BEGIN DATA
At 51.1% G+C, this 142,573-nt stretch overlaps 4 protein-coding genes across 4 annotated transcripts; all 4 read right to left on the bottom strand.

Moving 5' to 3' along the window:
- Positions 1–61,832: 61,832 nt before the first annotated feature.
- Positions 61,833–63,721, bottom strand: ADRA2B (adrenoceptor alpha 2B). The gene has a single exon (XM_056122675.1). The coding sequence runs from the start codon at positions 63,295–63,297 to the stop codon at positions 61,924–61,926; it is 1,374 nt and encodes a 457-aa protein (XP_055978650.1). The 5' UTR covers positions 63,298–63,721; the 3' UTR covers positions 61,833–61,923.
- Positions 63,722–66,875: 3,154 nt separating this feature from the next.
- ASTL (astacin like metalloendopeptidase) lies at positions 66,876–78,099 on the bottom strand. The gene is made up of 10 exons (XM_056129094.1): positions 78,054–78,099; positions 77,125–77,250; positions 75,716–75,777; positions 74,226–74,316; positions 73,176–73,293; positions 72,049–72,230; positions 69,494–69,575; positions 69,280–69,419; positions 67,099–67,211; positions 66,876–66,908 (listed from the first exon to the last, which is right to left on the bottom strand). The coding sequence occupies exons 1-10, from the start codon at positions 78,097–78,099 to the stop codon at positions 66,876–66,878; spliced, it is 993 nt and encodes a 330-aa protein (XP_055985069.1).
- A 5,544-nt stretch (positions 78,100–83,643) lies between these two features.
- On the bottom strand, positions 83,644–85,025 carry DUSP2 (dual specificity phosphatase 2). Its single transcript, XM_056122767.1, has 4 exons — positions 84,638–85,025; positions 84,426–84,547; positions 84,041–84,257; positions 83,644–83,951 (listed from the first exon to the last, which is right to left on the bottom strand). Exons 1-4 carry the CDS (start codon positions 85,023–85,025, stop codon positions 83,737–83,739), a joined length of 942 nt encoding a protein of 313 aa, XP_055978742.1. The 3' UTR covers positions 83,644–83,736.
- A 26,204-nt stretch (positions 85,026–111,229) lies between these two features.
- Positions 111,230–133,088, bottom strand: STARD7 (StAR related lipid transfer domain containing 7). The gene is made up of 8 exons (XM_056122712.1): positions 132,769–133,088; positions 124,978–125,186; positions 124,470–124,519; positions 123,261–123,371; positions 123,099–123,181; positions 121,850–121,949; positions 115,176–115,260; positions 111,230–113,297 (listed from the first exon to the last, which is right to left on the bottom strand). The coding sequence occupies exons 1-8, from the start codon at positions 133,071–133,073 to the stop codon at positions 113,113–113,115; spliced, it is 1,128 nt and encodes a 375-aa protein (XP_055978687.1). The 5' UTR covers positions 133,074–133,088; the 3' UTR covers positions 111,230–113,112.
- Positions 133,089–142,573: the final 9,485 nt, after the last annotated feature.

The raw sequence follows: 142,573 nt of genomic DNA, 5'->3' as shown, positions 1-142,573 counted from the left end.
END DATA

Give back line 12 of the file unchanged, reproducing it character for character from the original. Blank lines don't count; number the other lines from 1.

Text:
The raw sequence follows: 142,573 nt of genomic DNA, 5'->3' as shown, positions 1-142,573 counted from the left end.